LOS ANGELES Incredulous, attentive and direct, Oprah Winfrey dug into the psyche of disgraced cyclist Lance Armstrong on Thursday, calling him out as a bully and a brazen liar after he admitted to years of systematic doping.
Casting aside her trademark warmth and brimming eyes, Winfrey wasted no time on niceties, plunging straight into short, direct questions that saw the seven-times Tour de France winner end years of denials.
"Were you a bully?" Winfrey challenged Armstrong, referring to the pressure he put on cycling team mates to join him in taking performance enhancing substances.
"Tell me, how were you a bully?" she persisted at one point in the first 90-minute televised interview on her OWN cable channel.
Winfrey, 58, pioneered the art of confessional TV during her 25 year-long reign on her daytime chat show, making her comfortable couches the go-to place for celebrities wanting to apologize for indiscretions or unburden their darkest secrets.
But on Thursday's broadcast, bright sofas were replaced with two hard-backed chairs, and Armstrong was made to watch video of his past victory speeches and interviews.
"You didn't just deny it. You brazenly and defiantly denied it," she told Armstrong over his years of repeated lies.
"This is too late. It is too late for probably most people and that is my fault," he conceded. "I view this situation as one big lie."
"You are suing people, and knowing they are telling the truth. What is that?" she later asked of Armstrong's legal actions against journalists, friends and fellow team members who spoke out over the years.
Armstrong, 41, dressed in an open-necked blue shirt and dark jacket, may have been expecting a different reception when he chose Winfrey as his confessor, rather than holding a news conference or issuing a statement.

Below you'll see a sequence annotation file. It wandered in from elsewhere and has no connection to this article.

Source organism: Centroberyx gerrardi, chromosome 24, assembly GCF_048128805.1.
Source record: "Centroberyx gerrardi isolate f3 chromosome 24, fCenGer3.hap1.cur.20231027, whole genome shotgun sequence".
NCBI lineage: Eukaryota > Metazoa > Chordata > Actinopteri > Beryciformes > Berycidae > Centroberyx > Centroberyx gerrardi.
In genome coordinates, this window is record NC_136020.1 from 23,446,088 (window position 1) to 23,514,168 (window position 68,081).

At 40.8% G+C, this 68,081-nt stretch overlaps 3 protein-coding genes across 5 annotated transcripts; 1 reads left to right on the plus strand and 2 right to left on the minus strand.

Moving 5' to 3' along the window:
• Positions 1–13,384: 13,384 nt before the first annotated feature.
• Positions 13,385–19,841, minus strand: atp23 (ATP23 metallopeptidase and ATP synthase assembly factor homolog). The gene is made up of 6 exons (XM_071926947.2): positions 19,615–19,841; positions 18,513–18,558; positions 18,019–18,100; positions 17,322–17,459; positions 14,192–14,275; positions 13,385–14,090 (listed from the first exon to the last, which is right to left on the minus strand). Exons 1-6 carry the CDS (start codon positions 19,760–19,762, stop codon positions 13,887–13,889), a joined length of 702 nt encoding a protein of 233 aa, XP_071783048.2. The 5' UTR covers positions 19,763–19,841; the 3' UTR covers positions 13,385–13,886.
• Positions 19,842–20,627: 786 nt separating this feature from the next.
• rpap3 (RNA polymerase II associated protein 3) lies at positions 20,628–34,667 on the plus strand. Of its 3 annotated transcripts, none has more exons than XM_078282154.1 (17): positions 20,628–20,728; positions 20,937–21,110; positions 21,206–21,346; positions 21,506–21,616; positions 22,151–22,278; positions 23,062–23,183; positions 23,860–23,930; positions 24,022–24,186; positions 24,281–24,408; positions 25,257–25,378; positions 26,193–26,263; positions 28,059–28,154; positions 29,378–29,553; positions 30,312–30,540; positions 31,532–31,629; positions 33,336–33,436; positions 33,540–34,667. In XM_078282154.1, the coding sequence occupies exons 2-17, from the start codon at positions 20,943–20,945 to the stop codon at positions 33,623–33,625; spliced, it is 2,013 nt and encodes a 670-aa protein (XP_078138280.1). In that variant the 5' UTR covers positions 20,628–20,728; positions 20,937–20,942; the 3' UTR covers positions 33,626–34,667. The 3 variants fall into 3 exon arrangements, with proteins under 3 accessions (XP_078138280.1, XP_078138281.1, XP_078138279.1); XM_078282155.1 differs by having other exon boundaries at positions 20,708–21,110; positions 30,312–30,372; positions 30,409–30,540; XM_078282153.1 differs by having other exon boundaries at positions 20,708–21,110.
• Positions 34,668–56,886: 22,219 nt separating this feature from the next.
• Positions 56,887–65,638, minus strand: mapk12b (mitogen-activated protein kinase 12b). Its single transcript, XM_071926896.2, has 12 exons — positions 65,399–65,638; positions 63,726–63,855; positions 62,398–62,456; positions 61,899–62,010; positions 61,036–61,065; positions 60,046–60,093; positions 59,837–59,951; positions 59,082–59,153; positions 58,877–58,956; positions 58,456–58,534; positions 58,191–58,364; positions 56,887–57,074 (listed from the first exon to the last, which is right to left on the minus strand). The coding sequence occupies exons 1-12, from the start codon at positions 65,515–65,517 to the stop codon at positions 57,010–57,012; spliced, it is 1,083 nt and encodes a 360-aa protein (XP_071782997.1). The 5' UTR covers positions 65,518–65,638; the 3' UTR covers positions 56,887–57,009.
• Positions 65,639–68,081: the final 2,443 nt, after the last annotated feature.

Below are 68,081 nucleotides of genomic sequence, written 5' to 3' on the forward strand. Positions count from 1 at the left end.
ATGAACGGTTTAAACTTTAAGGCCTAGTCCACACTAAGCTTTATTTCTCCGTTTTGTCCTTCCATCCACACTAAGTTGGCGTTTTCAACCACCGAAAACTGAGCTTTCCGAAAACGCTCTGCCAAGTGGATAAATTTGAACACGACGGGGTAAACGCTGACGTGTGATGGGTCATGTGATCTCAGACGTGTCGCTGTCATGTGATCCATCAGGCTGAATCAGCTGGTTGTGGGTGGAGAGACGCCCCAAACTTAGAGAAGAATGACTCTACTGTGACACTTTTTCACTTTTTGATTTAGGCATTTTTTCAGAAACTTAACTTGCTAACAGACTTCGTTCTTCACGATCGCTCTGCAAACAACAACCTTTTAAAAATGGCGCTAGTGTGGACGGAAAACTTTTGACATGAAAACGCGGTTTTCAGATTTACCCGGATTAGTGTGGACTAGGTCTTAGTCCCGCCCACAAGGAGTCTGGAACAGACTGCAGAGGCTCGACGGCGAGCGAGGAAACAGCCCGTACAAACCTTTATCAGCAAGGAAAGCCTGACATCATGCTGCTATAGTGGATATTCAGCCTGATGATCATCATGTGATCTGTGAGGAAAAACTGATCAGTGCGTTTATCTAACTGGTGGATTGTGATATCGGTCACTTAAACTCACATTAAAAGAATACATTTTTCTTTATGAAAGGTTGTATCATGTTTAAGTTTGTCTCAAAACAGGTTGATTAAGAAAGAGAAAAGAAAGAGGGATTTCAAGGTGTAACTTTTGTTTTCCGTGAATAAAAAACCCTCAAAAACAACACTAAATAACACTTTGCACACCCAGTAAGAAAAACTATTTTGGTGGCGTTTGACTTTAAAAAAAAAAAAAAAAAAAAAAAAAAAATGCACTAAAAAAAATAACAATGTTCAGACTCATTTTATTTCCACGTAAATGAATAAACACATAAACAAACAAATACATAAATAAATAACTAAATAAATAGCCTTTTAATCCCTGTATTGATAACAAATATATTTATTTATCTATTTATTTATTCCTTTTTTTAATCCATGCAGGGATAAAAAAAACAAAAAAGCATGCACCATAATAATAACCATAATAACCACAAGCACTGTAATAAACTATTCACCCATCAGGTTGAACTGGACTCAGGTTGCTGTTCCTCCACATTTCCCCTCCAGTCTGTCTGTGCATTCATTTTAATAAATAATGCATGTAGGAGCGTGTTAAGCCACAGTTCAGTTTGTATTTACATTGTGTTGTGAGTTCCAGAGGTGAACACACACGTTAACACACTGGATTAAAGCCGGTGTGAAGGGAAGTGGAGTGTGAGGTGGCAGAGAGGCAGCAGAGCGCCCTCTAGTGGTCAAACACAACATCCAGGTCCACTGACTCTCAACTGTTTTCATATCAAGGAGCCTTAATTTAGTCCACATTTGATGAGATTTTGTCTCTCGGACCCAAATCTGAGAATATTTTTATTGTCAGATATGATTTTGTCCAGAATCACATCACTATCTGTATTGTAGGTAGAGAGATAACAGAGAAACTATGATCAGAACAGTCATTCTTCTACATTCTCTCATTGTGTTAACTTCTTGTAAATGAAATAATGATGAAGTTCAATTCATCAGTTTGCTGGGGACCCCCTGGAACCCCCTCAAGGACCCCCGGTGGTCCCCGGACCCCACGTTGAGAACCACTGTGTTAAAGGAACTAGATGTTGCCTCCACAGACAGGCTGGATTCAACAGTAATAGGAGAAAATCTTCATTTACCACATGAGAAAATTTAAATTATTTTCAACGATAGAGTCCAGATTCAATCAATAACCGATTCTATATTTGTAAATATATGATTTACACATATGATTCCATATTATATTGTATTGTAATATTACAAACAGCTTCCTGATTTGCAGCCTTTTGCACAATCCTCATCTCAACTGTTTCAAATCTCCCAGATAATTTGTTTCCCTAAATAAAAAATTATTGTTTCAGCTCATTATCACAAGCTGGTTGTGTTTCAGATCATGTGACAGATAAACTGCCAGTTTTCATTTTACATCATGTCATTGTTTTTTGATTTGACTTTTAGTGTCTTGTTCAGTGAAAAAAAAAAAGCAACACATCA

"Oprah is so overbrimming with humanity that the person being interviewed hopes that a bit of it will rub off on them," said Robert Thompson, professor of pop culture at Syracuse University, before the broadcast.
"Part of sitting down and doing an interview and confessing to another person and being asked questions is almost like you are starting to pay a penalty.
"The idea is that Oprah will do that, not necessarily in a softball way, but in a gentle way. Oprah is not going to hit you on the head," Thompson told Reuters.
WHAT WERE YOU THINKING?
The smiles were few and far between on Thursday, as Winfrey dug deep for answers without ever raising her voice.
"I can't reconcile what you were thinking when you did this?" she said, after playing video of Armstrong's 2005 Tour de France victory speech in which he dismissed critics as cynics.
A second hour of the interview, taped earlier this week in Texas, will be shown on Friday.
"Was it just you being your cocky, arrogant, jerk self?" Winfrey asks Armstrong in an excerpt of Friday's one-hour session.
Although Winfrey's influence has waned since she ended "The Oprah Winfrey Show" in 2011 to launch her OWN cable channel, she has proved she can still pull in the big names, if not the huge audiences she enjoyed when her show was broadcast in 140 nations.
Landing Armstrong was arguably Oprah's finest moment since she coaxed pop singer Michael Jackson out of 14 years of TV interview silence for a 1993 broadcast watched by an estimated 90 million people worldwide.
For much of Thursday, the OWN cable channel ran a countdown clock during regular programming ahead of "Oprah and Lance Armstrong: The Worldwide Exclusive."
The interview was also watched online by viewers from as far afield as Britain, Singapore, South Korea and Brazil, according to comments on Oprah.com.
Winfrey herself termed the sit-down with Armstrong "certainly the biggest interview I have ever done in terms of exposure."
What may prove a huge PR boost to Oprah and her OWN TV ratings, may not be so clear-cut for Armstrong.
"I'm not sure what he expects, or what he can achieve by fessing up after so many years. But if Armstrong wants to be talked about, you couldn't do better than doing it with Oprah," said Thompson.
(Editing by Peter Rutherford)